25 Ridgmount Street, LondonI was recently asked to contribute to Failed Architecture - a series of talks and public discussions that focuses on buildings and urban environments that have failed to stand the test of time. Whilst my initial thought was to be preemptive and suggest London’s Orbit Tower - an embarrassing project that serves no purpose other than to warn people away from focus-grouped design - I soon remembered stumbling across a building in central London that seemed to perfectly encapsulate everything that’s wrong with British architecture.
That building is 25 Ridgmount Street, and I really think it’s the worst building in the British capital. If the aim of 25 Ridgmount Street was to introduce leisure-centre-architecture to the streets of London, then it has done the job admirably. Perhaps one of the architects involved in the project saw a suburban dental surgery and felt inclined to recreate it in an urban location. Whatever the reasoning, the sad truth is that this kind of building perfectly encapsulates our current approach to architecture in Britain. Don’t think it’s so bad? Take a closer look.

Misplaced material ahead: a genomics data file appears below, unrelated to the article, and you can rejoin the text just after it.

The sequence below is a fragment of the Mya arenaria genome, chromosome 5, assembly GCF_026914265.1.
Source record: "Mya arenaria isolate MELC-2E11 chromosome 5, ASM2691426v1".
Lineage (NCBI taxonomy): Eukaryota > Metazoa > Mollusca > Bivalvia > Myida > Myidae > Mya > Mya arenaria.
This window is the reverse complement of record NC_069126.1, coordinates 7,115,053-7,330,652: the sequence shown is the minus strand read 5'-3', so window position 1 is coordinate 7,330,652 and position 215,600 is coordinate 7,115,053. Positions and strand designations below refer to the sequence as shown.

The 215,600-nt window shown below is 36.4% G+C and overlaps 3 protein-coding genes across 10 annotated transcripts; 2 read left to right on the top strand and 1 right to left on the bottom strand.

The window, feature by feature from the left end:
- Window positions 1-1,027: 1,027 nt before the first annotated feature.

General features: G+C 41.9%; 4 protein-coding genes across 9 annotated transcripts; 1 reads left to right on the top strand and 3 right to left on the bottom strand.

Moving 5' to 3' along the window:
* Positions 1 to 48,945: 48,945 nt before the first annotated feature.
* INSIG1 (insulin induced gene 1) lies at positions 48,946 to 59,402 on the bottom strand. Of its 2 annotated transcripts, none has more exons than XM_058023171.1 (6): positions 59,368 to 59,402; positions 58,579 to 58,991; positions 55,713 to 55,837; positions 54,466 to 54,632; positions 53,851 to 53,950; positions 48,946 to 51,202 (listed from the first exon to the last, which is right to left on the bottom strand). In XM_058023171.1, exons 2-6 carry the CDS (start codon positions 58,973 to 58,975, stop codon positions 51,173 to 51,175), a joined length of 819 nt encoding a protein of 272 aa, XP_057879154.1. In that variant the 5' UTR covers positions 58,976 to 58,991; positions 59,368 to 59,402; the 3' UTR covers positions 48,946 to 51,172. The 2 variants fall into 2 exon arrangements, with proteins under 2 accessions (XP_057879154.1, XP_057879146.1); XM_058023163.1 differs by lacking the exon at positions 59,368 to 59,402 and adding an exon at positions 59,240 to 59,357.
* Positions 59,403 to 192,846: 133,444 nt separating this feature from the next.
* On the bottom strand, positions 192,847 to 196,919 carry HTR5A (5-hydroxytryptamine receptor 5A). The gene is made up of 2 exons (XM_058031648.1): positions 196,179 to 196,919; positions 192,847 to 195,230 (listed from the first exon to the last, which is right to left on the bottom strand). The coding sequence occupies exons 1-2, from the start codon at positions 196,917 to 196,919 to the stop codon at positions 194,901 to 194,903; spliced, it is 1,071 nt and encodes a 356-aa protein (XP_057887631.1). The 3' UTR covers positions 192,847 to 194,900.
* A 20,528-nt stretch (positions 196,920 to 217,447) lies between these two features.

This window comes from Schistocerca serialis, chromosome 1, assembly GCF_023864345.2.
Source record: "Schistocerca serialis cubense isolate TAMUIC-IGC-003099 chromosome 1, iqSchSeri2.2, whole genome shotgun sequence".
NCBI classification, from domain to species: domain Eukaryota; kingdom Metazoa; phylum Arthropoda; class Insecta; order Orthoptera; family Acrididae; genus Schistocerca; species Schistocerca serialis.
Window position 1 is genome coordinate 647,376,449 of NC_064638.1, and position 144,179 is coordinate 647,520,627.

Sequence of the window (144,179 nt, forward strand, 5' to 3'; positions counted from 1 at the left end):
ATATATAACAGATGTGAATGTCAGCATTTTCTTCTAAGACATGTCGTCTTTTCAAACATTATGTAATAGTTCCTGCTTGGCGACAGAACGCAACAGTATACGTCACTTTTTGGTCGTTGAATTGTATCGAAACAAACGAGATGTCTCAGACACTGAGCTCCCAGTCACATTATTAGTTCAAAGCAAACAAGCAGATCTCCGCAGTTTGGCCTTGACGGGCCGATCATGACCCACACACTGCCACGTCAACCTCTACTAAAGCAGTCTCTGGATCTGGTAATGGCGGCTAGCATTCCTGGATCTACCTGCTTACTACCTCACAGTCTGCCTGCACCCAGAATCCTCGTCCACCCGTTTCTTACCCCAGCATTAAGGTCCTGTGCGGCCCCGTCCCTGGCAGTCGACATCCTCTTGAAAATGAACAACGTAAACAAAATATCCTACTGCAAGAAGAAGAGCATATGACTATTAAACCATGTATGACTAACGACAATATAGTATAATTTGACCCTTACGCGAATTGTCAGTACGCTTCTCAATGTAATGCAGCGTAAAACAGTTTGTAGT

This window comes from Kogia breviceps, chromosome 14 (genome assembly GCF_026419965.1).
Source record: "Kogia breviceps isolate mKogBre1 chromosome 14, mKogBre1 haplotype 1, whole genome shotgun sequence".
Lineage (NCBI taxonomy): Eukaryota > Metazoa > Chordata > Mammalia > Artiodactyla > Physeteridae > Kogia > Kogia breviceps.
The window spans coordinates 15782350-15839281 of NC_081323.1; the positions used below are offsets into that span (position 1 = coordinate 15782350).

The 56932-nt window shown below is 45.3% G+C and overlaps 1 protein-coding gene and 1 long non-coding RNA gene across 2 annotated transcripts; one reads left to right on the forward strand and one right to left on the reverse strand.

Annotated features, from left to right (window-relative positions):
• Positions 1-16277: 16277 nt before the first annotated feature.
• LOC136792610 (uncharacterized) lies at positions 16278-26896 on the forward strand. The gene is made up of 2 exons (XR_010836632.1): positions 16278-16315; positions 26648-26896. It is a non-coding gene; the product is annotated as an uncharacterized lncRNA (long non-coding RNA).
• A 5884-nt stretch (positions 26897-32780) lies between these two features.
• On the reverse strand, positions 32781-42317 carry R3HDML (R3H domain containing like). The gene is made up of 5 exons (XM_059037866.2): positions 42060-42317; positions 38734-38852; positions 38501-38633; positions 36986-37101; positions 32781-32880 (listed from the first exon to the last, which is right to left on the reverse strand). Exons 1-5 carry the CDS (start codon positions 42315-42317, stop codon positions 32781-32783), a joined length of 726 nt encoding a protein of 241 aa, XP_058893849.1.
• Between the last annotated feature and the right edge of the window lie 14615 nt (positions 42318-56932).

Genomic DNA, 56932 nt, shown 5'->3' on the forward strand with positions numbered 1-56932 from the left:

I hope you weren’t blinded by the colour of those bricks. If you were, then it’s a small price to pay for building something traditional. As every architect working in Britain knows, if you use red brick, it means its traditional. But people don’t want buildings that are too traditional, so if you put a curvy bit in it will look modern at the same time! Gardens are rare things in the centre of London, so it’s nice that the architects decided to work around this by putting in balconies. Not actual balconies of course, just green railings directly in front of a door so the price of the apartments can go up without having to spend money including a useful feature.
Public housing across the street
The fact that it is located directly next to one of the city’s finest examples of urban housing doesn’t help (take a look on Google Street View). These buildings don’t pander to traditionalism, instead presenting a simple, functional and desirable take on urban living that is a true reflection of their time. What does 25 Ridgmount Street say about British culture? I’d rather not think about that.
I asked my followers on Twitter for some feedback, with contributions such as 'if that's the worst building in London, then London's pretty lucky' and ‘25 ridgemount street doesn’t look great, but surely there’s worse?’ emerging from the discussion. You’re wrong, Twitter. There is nothing worse than 25 Ridgmount Street, but there is an awful lot that is almost as bad, and perhaps that why this building deserves its place in the vaults of Failed Architecture. It’s the best example of failed architecture in London - just.